MHG36170 - Gun Emplacements - Coast Battery, South Sutor

Summary

Second World War 6 inch gun emplacements for the battery site at South Sutor.

Type and Period (3)

  • COASTAL BATTERY (Second World War - 1939 AD to 1945 AD)
  • GUN EMPLACEMENT (Second World War - 1939 AD to 1945 AD)
  • MAGAZINE (Second World War - 1939 AD to 1945 AD)

Protected Status

  • None recorded

Full Description

NH86NW 11.05 8103 6690 and 8105 6697

The World War II coast battery is situated on private land behind a fence. Probably the most complete battery in Scotland, was armed with 2 x 6-inch MkVII guns on CPII mountings in November 1939. The battery was placed on a care and mainatainance basis in April 1945 and the guns were removed in 1956. <1>

The two brick and concrete WW II gun-emplacements are of slightly differing design. The S emplacement shows evidence of phasing in the construction whilst the N emplacement would appear to be of one build.
Steel re-inforcing has been used throughout. The gun pits on both emplacements were measured as having a diameter of about 3.80m.
Both gun-emplacements are visible on RAF vertical air photographs (106G/UK/751, 6035-6037, flown 31 August 1945).
Visited by RCAHMS (DE, GS. SW), August 2000

Two gun houses, each with a magazine and crew shelters. The north gun house (no. 2 gun) adapted and used the First World War magazine and lies immediately to the N of the First World War 9.2-inch emplacement. A new shaft for a hoist was made in the N wall of the magazine allowing direct access into the new gun house. The doorway and windows providing light into the shell store may have been blocked at this time. The arrangement within the magazine may have been changed but there is currently no safe access to check. The original hoist shaft became an emergency exit with a covered hatch.
In front of the gun pit the concrete apron has small boulders placed into it for camouflage and similarly on the part of the roof. A crew shelter, officer's room and gun store lie attached to the N side of the gun house. When operational the rear of the gun houses was covered in camouflage netting. The access road to the rear was painted with a camouflage pattern as visible of a vertical aerial photograph (106G/UK/751, 6035-6037, flown 31 August 1945).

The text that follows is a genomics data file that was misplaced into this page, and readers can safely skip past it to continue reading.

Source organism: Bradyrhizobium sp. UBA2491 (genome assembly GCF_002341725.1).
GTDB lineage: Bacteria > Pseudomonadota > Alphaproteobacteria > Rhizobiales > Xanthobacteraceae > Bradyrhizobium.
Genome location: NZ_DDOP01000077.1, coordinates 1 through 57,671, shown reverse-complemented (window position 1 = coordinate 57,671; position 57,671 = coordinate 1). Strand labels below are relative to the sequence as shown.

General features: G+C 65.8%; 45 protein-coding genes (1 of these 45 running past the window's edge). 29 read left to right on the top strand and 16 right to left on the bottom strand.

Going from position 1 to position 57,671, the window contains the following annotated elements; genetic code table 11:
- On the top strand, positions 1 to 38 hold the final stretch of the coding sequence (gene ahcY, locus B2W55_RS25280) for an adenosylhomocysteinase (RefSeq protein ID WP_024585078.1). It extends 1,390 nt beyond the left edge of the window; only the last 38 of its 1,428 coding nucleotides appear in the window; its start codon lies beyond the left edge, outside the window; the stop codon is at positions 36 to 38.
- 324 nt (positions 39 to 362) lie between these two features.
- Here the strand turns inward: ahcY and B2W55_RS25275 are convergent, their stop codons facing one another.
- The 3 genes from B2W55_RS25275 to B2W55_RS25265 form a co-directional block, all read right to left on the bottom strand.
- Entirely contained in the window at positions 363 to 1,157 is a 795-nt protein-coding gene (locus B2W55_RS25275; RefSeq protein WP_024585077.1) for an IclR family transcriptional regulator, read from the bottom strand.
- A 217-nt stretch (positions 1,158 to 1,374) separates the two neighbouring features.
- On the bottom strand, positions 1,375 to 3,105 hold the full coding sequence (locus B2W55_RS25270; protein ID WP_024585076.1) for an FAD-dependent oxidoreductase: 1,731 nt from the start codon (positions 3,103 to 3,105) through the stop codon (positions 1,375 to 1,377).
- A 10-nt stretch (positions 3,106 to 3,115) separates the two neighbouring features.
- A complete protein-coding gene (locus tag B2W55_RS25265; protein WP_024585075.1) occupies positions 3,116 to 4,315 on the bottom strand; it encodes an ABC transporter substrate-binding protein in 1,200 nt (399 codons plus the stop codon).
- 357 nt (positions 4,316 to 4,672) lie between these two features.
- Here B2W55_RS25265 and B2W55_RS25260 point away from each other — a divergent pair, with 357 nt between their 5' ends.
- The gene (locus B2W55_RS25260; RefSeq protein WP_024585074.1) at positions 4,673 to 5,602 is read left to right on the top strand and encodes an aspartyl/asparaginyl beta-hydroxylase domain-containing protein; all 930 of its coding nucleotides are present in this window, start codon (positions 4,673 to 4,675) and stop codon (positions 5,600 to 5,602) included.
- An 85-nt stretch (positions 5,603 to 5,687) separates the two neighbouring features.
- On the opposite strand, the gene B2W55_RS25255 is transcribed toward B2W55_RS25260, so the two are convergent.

The south gun house (No. 1 gun) was a completely new build. The arrangement is similar to the N gun house, however the magazine was of an improved designed and identical to that at the Ness Battery in Orkney (see HES Canmore record HY20NW 27). The access to the magazine was by a flight of stairs. Shells and cordite were delivered down into the magazine using a small crane, still in situ, above the bottom of the stairs. A L-shaped passageway runs to the steel doors of the magazine. At right angles to and on either side of the steel entrance doorways is a low narrow passageway which extends around the outside of the magazine. This feature allowed any blast wave for an external explosion to safely disperse. The magazine contained two rooms parallel to each other, with the hoist in what was the shell room in the NW corner which lead up to the SW corner of the gun house. Finally an emergency exit was provided in the W wall which leads to a covered hatch to the SW of the gun house.
Attached to the N side of the gun house was the crew shelter and officers room.
The battery, according to the Fort Record Book (The National Archives WO 192/248) was constructed during 1939 and the guns were operational on the 11th November 1939. <2>

GIS spatial data copied from data supplied by AKK from the World War One Survey Project. <3>

See also MHG34269 and MHG46668.

Sources/Archives (3)

Map

Location

Grid reference Centred NH 8103 6693 (52m by 115m) (Buffered by site type)
Map sheet NH86NW
Geographical Area ROSS AND CROMARTY
Civil Parish CROMARTY

Finds (0)

Related Monuments/Buildings (8)

Related Investigations/Events (0)

External Links (1)

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